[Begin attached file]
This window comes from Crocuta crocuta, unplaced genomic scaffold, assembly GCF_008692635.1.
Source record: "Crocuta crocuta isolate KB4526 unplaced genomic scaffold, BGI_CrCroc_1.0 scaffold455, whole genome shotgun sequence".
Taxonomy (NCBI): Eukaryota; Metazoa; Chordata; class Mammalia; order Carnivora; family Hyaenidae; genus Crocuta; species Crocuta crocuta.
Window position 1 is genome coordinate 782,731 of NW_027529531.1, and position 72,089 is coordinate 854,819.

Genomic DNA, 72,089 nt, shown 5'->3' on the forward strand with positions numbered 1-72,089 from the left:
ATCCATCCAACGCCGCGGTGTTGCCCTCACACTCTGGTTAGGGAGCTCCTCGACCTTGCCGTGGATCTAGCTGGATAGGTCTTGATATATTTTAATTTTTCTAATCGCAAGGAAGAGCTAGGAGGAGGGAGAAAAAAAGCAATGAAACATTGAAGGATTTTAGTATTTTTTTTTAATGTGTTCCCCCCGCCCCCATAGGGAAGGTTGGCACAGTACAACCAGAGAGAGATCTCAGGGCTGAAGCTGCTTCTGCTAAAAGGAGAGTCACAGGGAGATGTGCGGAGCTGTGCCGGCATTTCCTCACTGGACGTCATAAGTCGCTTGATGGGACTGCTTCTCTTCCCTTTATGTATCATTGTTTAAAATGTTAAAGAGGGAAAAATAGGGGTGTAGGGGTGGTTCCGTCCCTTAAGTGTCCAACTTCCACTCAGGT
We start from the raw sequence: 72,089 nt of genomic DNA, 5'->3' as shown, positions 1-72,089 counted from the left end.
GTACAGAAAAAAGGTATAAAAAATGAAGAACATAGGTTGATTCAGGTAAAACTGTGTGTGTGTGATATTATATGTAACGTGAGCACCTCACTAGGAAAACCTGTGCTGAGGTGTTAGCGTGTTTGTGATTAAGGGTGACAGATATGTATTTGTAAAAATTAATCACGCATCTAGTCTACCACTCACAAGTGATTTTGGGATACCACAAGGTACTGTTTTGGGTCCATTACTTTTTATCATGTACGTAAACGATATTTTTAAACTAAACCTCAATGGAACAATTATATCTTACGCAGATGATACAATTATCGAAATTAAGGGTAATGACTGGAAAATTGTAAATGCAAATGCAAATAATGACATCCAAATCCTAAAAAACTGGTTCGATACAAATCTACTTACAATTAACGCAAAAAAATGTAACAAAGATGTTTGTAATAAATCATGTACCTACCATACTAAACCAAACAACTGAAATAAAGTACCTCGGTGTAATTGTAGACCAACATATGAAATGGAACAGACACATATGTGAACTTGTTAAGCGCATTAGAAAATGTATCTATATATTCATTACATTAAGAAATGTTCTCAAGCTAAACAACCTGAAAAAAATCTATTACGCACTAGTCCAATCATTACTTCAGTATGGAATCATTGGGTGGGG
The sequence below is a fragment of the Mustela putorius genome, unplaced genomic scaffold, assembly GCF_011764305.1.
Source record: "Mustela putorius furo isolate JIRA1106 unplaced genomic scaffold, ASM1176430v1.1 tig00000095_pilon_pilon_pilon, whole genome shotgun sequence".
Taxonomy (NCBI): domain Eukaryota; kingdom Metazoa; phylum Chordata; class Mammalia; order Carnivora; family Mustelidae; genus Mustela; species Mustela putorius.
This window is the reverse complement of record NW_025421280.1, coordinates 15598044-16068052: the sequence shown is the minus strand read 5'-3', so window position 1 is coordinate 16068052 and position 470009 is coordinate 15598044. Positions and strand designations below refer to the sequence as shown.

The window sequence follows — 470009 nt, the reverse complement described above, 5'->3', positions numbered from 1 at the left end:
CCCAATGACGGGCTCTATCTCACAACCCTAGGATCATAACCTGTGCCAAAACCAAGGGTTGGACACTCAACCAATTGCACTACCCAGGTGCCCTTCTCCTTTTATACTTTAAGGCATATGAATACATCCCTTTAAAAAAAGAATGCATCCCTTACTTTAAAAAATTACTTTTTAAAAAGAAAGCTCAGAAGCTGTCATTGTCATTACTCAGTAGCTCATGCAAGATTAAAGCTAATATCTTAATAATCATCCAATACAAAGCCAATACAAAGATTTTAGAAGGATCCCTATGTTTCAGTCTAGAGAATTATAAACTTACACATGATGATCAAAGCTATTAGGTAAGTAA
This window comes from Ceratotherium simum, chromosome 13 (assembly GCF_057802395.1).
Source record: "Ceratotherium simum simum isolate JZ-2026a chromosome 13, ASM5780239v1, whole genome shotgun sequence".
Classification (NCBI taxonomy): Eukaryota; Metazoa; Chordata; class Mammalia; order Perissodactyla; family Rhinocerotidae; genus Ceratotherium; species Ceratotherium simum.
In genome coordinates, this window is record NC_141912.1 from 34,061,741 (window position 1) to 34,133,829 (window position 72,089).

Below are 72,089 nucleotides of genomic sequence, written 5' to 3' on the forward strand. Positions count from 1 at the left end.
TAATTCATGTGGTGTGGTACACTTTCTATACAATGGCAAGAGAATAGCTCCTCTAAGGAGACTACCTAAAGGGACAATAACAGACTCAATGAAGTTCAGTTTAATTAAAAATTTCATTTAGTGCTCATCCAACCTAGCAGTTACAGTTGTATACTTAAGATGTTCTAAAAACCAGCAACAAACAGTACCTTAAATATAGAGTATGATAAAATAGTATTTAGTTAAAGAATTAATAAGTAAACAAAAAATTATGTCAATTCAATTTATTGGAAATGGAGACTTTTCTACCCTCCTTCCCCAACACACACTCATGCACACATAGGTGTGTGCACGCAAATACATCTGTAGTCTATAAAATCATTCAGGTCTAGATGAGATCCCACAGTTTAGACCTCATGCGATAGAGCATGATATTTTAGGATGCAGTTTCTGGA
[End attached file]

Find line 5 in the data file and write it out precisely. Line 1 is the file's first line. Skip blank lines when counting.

Genomic DNA, 72,089 nt, shown 5'->3' on the forward strand with positions numbered 1-72,089 from the left: